Answers to the top questions about lymphoma (Part 2)
To help you learn more about this type of cancer, which affects both children and adults, this is the second of two blog posts that will answer the top questions about the symptoms and treatment options for this disease.
What are they symptoms of lymphoma? Symptoms can vary depending on the type of lymphoma. The most common symptoms include:
- Swollen lymph nodes
- Fever without an infection
- Drenching night sweats
- Unexplained weight loss
- Loss of appetite
- Feeling full after eating a small amount
- Cough, trouble breathing, or chest pain
- Swollen abdomen
- Severe or frequent infections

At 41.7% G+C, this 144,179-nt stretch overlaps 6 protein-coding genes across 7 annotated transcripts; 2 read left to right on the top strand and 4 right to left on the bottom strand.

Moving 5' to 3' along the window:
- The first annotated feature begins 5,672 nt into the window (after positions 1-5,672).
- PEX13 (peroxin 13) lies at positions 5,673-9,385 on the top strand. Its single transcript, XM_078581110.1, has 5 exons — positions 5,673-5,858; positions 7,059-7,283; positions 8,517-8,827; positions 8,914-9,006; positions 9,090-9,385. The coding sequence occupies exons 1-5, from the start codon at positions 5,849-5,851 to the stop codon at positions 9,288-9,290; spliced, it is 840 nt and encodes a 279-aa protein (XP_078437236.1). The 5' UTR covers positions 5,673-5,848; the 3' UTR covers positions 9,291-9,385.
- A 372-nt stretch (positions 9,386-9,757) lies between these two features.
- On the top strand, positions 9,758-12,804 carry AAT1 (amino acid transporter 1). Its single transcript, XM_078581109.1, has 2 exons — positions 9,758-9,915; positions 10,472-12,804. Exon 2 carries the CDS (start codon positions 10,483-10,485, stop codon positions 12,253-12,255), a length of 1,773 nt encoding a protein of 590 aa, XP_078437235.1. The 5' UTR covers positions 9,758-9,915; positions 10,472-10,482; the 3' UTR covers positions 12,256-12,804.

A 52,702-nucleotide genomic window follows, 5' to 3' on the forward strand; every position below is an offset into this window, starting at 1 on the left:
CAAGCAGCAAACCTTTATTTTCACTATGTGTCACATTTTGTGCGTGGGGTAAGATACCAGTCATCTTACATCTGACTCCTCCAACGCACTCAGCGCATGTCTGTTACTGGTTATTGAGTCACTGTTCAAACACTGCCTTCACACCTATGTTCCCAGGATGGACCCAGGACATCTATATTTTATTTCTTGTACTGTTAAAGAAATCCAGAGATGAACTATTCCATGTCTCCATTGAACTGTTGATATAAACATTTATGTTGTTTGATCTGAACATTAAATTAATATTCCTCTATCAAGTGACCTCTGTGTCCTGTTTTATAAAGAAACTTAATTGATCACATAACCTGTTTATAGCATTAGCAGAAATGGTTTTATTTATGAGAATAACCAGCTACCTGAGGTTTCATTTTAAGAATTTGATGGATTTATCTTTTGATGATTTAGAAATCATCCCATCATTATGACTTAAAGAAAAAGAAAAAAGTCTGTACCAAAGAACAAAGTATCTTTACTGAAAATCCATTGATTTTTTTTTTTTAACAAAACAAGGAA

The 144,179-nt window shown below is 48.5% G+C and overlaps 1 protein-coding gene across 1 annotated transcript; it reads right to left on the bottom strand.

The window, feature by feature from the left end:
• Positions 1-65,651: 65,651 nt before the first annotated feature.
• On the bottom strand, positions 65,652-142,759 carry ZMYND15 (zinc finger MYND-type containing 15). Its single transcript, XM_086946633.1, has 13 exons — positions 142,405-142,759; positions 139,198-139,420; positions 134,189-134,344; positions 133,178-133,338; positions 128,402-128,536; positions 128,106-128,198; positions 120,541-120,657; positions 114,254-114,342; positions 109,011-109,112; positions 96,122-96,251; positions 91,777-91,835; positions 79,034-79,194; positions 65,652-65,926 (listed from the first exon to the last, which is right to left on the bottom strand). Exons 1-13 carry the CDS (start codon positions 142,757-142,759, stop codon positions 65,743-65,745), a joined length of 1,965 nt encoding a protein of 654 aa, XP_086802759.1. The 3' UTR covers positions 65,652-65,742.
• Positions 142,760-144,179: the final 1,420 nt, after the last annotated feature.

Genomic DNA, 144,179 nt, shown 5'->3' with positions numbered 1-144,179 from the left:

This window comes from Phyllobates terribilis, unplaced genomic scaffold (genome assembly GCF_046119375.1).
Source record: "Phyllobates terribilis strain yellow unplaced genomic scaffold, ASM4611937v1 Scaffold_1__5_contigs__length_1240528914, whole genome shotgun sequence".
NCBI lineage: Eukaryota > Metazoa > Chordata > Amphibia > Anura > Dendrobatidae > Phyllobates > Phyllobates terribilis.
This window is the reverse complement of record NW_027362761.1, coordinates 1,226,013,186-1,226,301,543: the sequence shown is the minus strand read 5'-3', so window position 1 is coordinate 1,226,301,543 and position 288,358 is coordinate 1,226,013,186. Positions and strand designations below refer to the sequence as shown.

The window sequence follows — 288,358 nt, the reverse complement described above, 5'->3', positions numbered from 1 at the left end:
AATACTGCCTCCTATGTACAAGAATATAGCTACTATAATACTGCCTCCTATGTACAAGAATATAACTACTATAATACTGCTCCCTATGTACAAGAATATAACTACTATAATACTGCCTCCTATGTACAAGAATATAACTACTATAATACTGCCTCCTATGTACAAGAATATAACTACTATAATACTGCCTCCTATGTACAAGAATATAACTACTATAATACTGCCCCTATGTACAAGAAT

- Easy bruising or bleeding
How is lymphoma treated? If your non-Hodgkin lymphoma is slow growing, or indolent, your doctor may recommend active surveillance. That means you won’t undergo active treatment immediately. Instead your doctor will regularly monitor your condition, usually every few months, to see if it progresses.
If treatment is required, it may include chemotherapy, radiation, bone marrow transplant, and drugs to boost your immune system’s ability to fight the disease, including new chimeric antigen receptor (CAR) T-cell therapies and a new, recently FDA-approved medication for stage 3 and 4 Hodgkin lymphoma called brentuximab vedotin (sold under the brand name Adcetris), and stem cell transplants. The type of treatment you receive will depend on the type and stage of lymphoma you are diagnosed with. A health advisor can connect you with top specialists in the treatment of lymphoma, as well as provide evidence-based information about treatment options and clinical trials.